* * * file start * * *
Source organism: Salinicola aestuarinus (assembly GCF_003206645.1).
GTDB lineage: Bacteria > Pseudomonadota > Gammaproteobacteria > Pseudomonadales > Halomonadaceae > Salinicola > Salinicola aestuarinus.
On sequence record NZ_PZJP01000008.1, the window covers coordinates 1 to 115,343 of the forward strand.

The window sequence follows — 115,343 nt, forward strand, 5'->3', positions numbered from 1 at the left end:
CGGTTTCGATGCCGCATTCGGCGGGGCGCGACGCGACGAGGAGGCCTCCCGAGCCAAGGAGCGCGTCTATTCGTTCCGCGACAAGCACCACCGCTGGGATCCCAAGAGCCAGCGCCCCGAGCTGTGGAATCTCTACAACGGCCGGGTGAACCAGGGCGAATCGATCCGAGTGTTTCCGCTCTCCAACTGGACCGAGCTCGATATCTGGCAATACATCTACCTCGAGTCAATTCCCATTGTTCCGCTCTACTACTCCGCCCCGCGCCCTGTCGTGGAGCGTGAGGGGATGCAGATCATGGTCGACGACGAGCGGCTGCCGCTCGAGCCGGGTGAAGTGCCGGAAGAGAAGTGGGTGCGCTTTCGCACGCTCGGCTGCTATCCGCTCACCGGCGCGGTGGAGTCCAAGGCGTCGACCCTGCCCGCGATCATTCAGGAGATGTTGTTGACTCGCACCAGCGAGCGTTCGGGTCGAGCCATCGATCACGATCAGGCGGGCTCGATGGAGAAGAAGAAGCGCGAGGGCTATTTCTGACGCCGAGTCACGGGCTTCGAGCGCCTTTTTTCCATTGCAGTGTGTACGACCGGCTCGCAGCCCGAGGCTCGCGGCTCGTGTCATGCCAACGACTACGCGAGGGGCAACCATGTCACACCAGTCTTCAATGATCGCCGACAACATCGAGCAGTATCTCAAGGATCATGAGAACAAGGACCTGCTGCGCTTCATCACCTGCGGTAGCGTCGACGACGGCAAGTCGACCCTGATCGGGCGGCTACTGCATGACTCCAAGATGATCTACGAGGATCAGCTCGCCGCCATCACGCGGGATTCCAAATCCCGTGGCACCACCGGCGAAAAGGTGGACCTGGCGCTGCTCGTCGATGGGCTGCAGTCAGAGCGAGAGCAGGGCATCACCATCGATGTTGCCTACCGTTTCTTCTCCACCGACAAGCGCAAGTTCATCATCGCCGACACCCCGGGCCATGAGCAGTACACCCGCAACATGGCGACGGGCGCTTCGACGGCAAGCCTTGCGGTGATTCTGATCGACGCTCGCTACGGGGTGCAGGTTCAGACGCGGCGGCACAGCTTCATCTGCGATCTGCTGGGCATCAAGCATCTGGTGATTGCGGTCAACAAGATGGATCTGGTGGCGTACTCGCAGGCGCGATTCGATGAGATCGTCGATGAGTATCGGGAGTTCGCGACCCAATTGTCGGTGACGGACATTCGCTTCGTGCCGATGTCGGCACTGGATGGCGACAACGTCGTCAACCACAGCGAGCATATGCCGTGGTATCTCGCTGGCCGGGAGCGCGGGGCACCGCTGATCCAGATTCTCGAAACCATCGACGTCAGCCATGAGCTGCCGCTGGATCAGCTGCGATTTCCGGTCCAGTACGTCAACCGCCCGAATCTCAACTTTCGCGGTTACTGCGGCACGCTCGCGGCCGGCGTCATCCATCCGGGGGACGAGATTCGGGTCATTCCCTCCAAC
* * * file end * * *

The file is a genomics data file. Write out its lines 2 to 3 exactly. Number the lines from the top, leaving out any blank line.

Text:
GTDB lineage: Bacteria > Pseudomonadota > Gammaproteobacteria > Pseudomonadales > Halomonadaceae > Salinicola > Salinicola aestuarinus.
On sequence record NZ_PZJP01000008.1, the window covers coordinates 1 to 115,343 of the forward strand.